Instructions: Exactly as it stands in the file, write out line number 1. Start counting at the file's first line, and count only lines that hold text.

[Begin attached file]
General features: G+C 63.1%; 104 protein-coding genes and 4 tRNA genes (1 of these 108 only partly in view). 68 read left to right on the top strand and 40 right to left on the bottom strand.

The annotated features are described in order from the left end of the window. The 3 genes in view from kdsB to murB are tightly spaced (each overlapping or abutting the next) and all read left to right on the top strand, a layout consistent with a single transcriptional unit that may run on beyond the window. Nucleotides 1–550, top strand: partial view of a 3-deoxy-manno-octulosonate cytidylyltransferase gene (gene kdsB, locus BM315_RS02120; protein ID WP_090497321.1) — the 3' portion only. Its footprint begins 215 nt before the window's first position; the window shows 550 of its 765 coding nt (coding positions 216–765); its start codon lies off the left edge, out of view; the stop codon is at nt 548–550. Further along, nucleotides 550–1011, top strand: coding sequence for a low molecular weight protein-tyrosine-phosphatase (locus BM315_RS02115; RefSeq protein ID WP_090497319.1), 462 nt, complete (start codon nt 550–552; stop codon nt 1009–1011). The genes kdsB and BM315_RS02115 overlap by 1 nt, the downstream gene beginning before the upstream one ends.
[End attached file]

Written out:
General features: G+C 63.1%; 104 protein-coding genes and 4 tRNA genes (1 of these 108 only partly in view). 68 read left to right on the top strand and 40 right to left on the bottom strand.